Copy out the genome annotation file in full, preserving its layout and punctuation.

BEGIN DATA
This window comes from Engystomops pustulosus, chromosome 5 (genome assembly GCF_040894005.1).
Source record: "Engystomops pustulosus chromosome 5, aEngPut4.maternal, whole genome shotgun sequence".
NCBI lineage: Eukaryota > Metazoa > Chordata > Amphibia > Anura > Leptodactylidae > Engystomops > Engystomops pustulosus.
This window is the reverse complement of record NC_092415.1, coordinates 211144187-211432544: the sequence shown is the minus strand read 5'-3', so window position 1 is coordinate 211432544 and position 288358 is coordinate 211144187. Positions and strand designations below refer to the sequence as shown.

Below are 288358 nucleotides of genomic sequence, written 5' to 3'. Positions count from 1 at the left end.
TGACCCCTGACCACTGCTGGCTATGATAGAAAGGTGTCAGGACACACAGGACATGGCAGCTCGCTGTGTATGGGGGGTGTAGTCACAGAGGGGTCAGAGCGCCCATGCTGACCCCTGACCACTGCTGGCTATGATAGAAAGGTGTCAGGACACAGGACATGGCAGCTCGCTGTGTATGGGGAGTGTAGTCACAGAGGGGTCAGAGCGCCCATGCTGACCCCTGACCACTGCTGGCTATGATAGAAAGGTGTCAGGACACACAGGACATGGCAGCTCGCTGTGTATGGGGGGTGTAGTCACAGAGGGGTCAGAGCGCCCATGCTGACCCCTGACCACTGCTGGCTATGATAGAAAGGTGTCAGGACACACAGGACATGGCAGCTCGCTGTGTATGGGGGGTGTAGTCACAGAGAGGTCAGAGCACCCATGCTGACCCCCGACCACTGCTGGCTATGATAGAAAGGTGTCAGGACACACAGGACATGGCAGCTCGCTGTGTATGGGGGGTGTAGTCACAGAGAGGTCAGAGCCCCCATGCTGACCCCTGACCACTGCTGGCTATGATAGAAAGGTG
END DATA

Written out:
This window comes from Engystomops pustulosus, chromosome 5 (genome assembly GCF_040894005.1).
Source record: "Engystomops pustulosus chromosome 5, aEngPut4.maternal, whole genome shotgun sequence".
NCBI lineage: Eukaryota > Metazoa > Chordata > Amphibia > Anura > Leptodactylidae > Engystomops > Engystomops pustulosus.
This window is the reverse complement of record NC_092415.1, coordinates 211144187-211432544: the sequence shown is the minus strand read 5'-3', so window position 1 is coordinate 211432544 and position 288358 is coordinate 211144187. Positions and strand designations below refer to the sequence as shown.

Below are 288358 nucleotides of genomic sequence, written 5' to 3'. Positions count from 1 at the left end.
TGACCCCTGACCACTGCTGGCTATGATAGAAAGGTGTCAGGACACACAGGACATGGCAGCTCGCTGTGTATGGGGGGTGTAGTCACAGAGGGGTCAGAGCGCCCATGCTGACCCCTGACCACTGCTGGCTATGATAGAAAGGTGTCAGGACACAGGACATGGCAGCTCGCTGTGTATGGGGAGTGTAGTCACAGAGGGGTCAGAGCGCCCATGCTGACCCCTGACCACTGCTGGCTATGATAGAAAGGTGTCAGGACACACAGGACATGGCAGCTCGCTGTGTATGGGGGGTGTAGTCACAGAGGGGTCAGAGCGCCCATGCTGACCCCTGACCACTGCTGGCTATGATAGAAAGGTGTCAGGACACACAGGACATGGCAGCTCGCTGTGTATGGGGGGTGTAGTCACAGAGAGGTCAGAGCACCCATGCTGACCCCCGACCACTGCTGGCTATGATAGAAAGGTGTCAGGACACACAGGACATGGCAGCTCGCTGTGTATGGGGGGTGTAGTCACAGAGAGGTCAGAGCCCCCATGCTGACCCCTGACCACTGCTGGCTATGATAGAAAGGTG